Start off by cold smoking the rabbit over a mix of apple and hickory wood chips. You can make your own cold smoker by taking an empty tin can, torching the inside so as to remove the (toxic when heated, don't breathe in the smoke!) lining, using a key-type can opener to create a small opening on the bottom that can fit a (new, unused) soldering iron. Put the soldering iron in the opening so the heating element is completely inside the can, fill with wood chips, cover the opening with aluminum foil (and poke some holes in it), then plug in the soldering iron and put it in your weber at the very bottom. Put whatever you want to cold smoke as far away from the soldering iron as possible, because it will generate some heat.

    That's the hardest part, honestly.

    While that's smoking, slowly render the lardons in the oven in an oven-safe skillet, then transfer lardons and most of the grease to a crockpot.

    Add the onion dice to the still-hot skillet and cook until translucent but not browned. Scoop out the onions and whatever fat is left and put that into the crockpot with the bacon.

    Take half the cider and add it to the pan to deglaze, make sure to scrape up the good bits. Add this liquid to the crock pot, and then add the pulled pork and then cold-smoked (still raw) rabbit. Add enough cider to cover everything by ~1/2"/2cm, and add the armagnac, bay and rosemary.

    Set the slow cooker to low and walk away for 12 hours or so.

    Once cooked, separate whatever liquid is left from the meat, and put in the fridge, or outside if it's cold enough and you can keep it away from the cats. Debone and shred the rabbit, using your fingers to try to find any shot that might be left. Try to get all the little bones and whatnot. Add all the meat to a big bowl.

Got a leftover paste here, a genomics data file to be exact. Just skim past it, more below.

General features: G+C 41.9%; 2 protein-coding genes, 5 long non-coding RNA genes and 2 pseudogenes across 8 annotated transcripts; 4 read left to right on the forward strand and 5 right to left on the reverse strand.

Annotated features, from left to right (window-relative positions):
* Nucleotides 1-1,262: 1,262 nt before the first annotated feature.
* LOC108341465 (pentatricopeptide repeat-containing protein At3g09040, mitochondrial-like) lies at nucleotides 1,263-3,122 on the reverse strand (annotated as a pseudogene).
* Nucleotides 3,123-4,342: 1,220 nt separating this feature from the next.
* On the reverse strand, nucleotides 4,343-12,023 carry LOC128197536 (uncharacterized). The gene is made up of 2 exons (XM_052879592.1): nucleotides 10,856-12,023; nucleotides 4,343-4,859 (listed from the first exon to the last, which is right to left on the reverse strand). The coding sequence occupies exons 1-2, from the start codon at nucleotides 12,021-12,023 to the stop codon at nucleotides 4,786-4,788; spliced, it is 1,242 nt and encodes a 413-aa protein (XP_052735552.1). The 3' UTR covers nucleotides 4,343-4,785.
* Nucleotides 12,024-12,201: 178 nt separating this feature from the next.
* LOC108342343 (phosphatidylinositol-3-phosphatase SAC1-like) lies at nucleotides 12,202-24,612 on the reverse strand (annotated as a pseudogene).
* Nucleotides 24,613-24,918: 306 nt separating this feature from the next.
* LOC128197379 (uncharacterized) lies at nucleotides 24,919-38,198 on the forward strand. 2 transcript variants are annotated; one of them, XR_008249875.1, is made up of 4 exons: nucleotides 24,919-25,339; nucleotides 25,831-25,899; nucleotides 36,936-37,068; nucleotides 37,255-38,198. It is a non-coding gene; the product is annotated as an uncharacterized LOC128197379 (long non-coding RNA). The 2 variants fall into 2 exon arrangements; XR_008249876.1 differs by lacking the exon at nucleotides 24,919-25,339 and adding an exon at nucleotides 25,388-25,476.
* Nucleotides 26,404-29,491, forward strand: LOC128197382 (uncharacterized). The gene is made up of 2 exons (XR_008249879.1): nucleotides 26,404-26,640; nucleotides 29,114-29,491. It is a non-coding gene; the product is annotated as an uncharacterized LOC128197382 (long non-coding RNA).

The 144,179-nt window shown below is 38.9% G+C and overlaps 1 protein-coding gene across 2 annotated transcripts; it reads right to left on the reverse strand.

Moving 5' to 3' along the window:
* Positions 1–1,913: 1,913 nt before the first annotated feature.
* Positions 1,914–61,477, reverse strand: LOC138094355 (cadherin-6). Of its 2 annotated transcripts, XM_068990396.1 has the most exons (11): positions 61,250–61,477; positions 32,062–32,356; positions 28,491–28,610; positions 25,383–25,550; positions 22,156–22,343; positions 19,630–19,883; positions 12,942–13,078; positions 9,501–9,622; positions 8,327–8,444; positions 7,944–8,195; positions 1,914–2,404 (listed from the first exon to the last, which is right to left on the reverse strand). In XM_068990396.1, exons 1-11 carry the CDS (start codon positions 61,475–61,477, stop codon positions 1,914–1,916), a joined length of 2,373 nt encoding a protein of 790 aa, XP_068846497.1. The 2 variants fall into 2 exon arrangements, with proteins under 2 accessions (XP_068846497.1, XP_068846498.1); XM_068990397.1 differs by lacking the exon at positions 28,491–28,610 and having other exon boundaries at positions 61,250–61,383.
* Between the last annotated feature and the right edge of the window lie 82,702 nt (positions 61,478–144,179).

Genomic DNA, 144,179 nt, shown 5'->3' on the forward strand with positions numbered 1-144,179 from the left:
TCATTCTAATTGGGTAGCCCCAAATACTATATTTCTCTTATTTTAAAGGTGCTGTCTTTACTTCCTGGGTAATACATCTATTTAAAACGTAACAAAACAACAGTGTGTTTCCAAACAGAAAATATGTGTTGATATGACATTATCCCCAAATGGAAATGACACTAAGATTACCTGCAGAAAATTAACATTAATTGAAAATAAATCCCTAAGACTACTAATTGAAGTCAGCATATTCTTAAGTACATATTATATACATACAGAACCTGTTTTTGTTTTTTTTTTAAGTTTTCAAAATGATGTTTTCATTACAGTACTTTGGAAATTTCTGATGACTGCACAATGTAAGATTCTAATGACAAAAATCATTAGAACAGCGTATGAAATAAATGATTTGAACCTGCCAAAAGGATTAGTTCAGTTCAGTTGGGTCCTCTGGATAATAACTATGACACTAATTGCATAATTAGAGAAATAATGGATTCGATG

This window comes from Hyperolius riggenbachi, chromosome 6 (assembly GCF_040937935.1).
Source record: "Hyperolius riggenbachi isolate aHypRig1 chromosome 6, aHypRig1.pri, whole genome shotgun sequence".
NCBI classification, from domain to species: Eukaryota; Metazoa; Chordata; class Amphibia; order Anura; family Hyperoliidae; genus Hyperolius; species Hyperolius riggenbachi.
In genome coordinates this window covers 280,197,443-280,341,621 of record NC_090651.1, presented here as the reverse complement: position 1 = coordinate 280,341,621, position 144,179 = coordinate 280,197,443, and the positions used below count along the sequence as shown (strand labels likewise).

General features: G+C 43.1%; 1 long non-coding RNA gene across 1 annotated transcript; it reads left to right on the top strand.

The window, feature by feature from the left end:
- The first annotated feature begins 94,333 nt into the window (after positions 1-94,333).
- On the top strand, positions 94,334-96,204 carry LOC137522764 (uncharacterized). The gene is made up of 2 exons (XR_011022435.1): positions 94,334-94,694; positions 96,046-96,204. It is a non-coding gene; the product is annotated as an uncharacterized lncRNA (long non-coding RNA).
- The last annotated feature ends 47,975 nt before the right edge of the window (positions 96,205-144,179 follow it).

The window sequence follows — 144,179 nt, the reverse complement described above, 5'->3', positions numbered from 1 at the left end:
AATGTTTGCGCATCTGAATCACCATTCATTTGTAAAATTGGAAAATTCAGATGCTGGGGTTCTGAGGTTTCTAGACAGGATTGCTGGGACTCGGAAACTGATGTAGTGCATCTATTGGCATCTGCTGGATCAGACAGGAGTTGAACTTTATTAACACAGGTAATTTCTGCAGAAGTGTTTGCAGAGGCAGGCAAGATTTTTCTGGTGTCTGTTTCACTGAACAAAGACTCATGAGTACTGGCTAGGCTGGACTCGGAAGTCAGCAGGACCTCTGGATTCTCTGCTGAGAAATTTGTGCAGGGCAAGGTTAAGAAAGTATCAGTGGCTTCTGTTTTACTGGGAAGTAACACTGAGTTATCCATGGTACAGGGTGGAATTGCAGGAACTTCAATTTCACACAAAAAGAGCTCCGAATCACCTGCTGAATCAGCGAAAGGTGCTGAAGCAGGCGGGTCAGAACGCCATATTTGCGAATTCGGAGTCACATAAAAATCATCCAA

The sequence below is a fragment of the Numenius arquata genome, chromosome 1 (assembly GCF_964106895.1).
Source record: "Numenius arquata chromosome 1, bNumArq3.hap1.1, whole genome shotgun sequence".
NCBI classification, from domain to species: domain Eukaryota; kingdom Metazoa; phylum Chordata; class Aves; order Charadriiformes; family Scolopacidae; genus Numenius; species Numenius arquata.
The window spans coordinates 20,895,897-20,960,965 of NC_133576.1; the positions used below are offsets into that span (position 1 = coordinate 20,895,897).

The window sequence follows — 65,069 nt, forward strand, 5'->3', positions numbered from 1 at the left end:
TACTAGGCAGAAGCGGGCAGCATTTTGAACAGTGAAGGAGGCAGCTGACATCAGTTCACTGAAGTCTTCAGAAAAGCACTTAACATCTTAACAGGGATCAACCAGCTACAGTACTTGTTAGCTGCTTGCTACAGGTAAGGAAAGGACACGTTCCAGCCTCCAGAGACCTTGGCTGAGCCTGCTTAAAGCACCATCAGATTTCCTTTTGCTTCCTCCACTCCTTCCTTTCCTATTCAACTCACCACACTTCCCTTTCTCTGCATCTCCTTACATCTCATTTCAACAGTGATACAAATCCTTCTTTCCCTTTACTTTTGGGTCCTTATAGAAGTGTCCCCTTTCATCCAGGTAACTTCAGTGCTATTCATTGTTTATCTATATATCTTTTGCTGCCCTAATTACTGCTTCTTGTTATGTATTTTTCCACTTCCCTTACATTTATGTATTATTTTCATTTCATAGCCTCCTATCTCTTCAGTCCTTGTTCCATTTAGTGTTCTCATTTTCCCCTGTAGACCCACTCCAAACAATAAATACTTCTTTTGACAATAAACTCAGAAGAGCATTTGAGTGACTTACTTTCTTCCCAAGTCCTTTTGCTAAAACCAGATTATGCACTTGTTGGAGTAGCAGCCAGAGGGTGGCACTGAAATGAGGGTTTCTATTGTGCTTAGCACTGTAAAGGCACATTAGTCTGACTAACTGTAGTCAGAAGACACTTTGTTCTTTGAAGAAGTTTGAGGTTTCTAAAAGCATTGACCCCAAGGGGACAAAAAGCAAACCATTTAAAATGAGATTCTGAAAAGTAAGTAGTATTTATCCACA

Once the liquid has cooled and the fat has collected on the surface, skim off this fat (throw away the liquid, or use it to cook egg noodles) and add it back to the bowl with the meat. Mix well and transfer to an oven-safe terrine.

    Turn the oven on low, around 200 F/100 C, lower is better. Smoosh everything down as best you can, so that you have an even meatloaf-like solid mass.

    Put it in the oven and let it slowly render whatever fat might still be in solid form. You want about 1/8" or so layer of liquid fat on top, so that if you push the whole thing down with a spoon, fat collects easily into the spoon. If you don't have enough, add bacon fat (surely you have a jar of collected bacon fat in the fridge for such occasions?) until you get to that point, more or less. Let the top crisp up a bit, but don't let it burn.

    After maybe two hours or so, take the pan out of the oven, and let it cool. Serve to vegans and tell them it's celery and beetroot pate.

    1. It's the least I can do, Phil! THANK YOU for the recipe :)

  5. Fabulous Danielle! especially loved the end with your suggestions of sharing gratitude. Very cool of Phil to post the recipe too :) LITB

  6. You had me at "seasonally spiced negroni". This looked wonderful (I'm practically salivating over my keyboard), I'm so happy you had a great Thanksgiving! and hopefully see you for another one tomorrow ;)

    1. Edna, here's the negroni recipe, this makes a little over 1 liter:

      20 oz gin
      7.5oz Carpano Antica
      5 oz Cynar
      5 oz Campari
      2.5 oz Fernet Branca
      10 dashes Angostura
      10 dashes Peychaud’s

      Sit on 0.5 ounces of medium toast oak chips until it tastes right, about 1 week. To chill, plunk frozen orange quarters in and stir. Serve using a turkey baster :-p

    2. And there ya go, darling. So glad I saw you on Thanksgiving Day!

  7. Looks absolutely delicious! Happy thanksgiving :)

  8. Wooo! Sounds great. Also sounds like you are working on that transition anxiety darn well! If you ever want a proof-reader for your thesis let me know! I love reading stuff and giving feedback. We have a writers club at work, and it has been a game-changer for sure. My friend, who is researching the journey of refugees to Australia, has been researching social inclusion/exclusion and the more specific social cohesion. These might be areas of interest to you too!

    1. Thank you, thank you! I'll be sure to reach out when I have something for you to actually read :) I really appreciate the offer and your thoughtful suggestions.

  9. This looks so fantastic! Your pictures are great!